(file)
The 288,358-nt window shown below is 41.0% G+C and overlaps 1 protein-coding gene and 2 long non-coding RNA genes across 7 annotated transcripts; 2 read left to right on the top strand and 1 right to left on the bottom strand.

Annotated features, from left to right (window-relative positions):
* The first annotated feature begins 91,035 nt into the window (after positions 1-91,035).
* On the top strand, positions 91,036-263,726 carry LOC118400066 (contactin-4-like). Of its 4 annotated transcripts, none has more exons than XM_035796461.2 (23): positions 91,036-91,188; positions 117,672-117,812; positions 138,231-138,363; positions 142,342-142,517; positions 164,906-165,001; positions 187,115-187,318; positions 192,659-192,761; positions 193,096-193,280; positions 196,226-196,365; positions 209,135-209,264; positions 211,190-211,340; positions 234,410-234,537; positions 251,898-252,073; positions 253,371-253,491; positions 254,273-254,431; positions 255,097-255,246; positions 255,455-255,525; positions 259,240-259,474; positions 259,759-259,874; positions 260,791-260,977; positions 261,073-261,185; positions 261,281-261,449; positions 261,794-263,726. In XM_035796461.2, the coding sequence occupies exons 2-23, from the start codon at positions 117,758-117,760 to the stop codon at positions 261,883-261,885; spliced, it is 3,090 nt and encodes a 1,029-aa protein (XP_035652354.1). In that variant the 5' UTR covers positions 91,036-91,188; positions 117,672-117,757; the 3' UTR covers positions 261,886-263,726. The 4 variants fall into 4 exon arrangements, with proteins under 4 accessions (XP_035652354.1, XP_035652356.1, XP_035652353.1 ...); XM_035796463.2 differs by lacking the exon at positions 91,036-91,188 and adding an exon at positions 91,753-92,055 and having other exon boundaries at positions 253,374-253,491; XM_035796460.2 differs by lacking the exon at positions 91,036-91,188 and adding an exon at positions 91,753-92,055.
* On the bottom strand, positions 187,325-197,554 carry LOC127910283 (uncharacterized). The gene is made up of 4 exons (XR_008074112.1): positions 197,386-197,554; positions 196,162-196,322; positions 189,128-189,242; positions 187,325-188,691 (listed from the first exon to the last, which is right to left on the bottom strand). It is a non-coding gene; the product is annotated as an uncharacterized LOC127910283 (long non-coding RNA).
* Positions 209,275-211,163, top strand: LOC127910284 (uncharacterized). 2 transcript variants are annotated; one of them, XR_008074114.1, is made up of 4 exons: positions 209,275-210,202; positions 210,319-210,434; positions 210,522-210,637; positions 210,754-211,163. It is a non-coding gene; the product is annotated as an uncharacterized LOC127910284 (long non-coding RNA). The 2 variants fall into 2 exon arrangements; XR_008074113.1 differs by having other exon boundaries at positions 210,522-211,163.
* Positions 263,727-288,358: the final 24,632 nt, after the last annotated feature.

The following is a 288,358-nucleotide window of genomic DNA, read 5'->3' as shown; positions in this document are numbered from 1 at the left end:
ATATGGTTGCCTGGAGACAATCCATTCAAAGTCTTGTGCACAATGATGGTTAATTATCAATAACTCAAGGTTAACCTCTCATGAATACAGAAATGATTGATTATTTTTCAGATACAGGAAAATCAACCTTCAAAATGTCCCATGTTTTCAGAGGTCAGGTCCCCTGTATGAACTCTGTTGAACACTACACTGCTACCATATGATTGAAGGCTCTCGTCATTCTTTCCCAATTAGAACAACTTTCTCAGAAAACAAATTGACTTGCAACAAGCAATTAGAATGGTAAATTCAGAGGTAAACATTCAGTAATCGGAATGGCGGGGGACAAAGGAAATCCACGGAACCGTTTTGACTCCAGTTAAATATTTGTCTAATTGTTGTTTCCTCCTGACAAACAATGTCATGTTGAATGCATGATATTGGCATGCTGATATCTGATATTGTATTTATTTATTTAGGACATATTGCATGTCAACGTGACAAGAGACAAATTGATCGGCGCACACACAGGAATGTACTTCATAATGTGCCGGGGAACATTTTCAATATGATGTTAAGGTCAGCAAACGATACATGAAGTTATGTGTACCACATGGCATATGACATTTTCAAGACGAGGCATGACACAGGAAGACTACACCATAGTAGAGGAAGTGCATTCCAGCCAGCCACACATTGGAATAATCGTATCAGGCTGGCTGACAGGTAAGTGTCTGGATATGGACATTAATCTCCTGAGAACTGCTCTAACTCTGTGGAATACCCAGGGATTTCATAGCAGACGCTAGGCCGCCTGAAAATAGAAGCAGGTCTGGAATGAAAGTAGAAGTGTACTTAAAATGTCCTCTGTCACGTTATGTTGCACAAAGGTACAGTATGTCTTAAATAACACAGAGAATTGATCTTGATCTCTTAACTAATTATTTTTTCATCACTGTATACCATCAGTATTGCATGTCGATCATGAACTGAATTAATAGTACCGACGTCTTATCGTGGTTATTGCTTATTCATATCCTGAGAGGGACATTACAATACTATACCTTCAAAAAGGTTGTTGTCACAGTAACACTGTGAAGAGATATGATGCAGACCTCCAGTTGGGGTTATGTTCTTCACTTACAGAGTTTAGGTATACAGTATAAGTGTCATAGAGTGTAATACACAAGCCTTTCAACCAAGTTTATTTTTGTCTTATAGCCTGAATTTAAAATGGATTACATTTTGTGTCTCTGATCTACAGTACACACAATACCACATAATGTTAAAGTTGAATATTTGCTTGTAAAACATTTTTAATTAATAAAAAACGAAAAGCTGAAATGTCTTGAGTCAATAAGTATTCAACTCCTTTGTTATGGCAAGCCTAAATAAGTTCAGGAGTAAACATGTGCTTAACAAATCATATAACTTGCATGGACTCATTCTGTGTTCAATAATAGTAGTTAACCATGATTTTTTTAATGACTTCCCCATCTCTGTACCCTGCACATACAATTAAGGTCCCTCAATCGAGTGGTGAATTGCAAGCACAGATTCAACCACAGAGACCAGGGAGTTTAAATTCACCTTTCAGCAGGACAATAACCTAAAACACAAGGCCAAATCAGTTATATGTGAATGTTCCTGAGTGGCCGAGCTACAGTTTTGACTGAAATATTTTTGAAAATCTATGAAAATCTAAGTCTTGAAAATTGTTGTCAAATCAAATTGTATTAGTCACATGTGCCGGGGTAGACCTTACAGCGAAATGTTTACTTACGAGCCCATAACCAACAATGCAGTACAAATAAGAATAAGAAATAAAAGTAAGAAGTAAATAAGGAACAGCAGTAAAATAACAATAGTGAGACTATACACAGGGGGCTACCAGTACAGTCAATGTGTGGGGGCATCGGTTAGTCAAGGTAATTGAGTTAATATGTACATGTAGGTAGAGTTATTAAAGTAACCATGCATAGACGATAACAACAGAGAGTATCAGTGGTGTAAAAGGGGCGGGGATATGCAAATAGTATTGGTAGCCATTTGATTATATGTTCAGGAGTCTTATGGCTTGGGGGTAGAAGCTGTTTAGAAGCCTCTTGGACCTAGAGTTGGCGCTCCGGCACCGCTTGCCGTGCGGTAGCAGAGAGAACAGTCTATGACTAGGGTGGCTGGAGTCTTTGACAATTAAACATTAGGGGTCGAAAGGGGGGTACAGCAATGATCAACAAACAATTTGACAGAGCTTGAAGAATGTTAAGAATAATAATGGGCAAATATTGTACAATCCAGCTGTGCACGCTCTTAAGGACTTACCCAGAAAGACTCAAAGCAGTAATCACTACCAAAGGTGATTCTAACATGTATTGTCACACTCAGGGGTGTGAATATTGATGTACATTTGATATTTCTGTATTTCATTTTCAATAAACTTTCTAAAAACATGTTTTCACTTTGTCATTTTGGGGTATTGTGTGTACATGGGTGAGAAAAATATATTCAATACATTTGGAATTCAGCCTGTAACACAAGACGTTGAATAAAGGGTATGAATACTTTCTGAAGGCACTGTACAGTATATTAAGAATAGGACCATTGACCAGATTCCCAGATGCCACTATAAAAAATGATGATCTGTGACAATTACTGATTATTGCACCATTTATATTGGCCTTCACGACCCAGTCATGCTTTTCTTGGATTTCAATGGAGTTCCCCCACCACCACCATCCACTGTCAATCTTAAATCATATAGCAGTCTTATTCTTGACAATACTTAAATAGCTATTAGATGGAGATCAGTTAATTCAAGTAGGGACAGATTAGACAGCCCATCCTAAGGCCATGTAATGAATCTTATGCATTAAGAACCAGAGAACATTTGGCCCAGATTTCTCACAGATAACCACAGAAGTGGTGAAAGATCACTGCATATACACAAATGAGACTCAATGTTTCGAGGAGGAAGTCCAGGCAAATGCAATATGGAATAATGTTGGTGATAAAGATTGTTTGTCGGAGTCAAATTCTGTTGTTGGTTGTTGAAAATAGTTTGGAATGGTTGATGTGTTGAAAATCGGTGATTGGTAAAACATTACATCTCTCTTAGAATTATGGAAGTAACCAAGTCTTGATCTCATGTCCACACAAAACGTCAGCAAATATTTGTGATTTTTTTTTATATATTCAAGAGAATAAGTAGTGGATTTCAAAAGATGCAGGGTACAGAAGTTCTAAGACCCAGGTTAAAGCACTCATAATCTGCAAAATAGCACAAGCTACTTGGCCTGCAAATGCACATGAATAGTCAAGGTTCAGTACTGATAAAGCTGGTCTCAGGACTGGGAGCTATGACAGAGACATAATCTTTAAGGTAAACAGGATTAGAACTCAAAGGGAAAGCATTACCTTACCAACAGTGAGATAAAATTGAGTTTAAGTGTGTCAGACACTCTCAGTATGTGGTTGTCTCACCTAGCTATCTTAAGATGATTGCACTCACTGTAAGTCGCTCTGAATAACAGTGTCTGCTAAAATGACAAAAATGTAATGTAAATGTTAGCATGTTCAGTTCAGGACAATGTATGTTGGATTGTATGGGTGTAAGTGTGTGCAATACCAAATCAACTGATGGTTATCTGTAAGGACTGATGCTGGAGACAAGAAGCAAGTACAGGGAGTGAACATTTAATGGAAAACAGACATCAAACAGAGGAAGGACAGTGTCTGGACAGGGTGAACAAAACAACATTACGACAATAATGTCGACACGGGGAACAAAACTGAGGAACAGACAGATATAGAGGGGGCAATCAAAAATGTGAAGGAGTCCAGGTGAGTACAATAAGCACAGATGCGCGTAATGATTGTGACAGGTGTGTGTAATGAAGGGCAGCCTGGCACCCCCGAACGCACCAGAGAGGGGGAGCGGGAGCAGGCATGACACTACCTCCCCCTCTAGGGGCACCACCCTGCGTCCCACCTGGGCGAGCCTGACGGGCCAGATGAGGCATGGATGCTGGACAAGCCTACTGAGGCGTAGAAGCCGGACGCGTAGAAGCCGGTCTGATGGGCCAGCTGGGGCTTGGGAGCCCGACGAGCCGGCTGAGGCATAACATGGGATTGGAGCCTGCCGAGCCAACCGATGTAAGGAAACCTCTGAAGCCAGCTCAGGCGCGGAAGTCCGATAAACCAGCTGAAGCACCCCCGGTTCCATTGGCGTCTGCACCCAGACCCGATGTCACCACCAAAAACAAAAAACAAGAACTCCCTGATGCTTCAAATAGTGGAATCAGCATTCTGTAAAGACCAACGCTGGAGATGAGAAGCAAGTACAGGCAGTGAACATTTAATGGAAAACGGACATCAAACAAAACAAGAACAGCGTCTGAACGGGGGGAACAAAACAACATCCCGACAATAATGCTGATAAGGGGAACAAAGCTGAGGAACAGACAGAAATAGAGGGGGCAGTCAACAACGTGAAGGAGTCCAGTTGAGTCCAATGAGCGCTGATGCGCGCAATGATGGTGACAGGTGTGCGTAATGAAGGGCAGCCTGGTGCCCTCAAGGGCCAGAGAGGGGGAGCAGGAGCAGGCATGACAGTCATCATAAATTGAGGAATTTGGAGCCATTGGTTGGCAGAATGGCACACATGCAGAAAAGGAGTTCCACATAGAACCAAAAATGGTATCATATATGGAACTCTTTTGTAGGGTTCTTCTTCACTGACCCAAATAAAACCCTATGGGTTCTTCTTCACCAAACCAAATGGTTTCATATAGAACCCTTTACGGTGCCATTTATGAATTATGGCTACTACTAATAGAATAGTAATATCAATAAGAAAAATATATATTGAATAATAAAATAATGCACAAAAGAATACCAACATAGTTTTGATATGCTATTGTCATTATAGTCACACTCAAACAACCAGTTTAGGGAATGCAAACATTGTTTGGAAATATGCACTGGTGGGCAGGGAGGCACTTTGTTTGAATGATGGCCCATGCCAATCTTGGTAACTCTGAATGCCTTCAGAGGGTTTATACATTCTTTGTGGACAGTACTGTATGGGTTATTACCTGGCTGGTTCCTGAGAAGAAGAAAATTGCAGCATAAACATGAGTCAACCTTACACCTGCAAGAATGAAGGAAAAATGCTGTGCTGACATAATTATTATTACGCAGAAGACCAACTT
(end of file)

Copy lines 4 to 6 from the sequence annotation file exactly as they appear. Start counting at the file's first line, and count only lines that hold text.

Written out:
* On the top strand, positions 91,036-263,726 carry LOC118400066 (contactin-4-like). Of its 4 annotated transcripts, none has more exons than XM_035796461.2 (23): positions 91,036-91,188; positions 117,672-117,812; positions 138,231-138,363; positions 142,342-142,517; positions 164,906-165,001; positions 187,115-187,318; positions 192,659-192,761; positions 193,096-193,280; positions 196,226-196,365; positions 209,135-209,264; positions 211,190-211,340; positions 234,410-234,537; positions 251,898-252,073; positions 253,371-253,491; positions 254,273-254,431; positions 255,097-255,246; positions 255,455-255,525; positions 259,240-259,474; positions 259,759-259,874; positions 260,791-260,977; positions 261,073-261,185; positions 261,281-261,449; positions 261,794-263,726. In XM_035796461.2, the coding sequence occupies exons 2-23, from the start codon at positions 117,758-117,760 to the stop codon at positions 261,883-261,885; spliced, it is 3,090 nt and encodes a 1,029-aa protein (XP_035652354.1). In that variant the 5' UTR covers positions 91,036-91,188; positions 117,672-117,757; the 3' UTR covers positions 261,886-263,726. The 4 variants fall into 4 exon arrangements, with proteins under 4 accessions (XP_035652354.1, XP_035652356.1, XP_035652353.1 ...); XM_035796463.2 differs by lacking the exon at positions 91,036-91,188 and adding an exon at positions 91,753-92,055 and having other exon boundaries at positions 253,374-253,491; XM_035796460.2 differs by lacking the exon at positions 91,036-91,188 and adding an exon at positions 91,753-92,055.
* On the bottom strand, positions 187,325-197,554 carry LOC127910283 (uncharacterized). The gene is made up of 4 exons (XR_008074112.1): positions 197,386-197,554; positions 196,162-196,322; positions 189,128-189,242; positions 187,325-188,691 (listed from the first exon to the last, which is right to left on the bottom strand). It is a non-coding gene; the product is annotated as an uncharacterized LOC127910283 (long non-coding RNA).
* Positions 209,275-211,163, top strand: LOC127910284 (uncharacterized). 2 transcript variants are annotated; one of them, XR_008074114.1, is made up of 4 exons: positions 209,275-210,202; positions 210,319-210,434; positions 210,522-210,637; positions 210,754-211,163. It is a non-coding gene; the product is annotated as an uncharacterized LOC127910284 (long non-coding RNA). The 2 variants fall into 2 exon arrangements; XR_008074113.1 differs by having other exon boundaries at positions 210,522-211,163.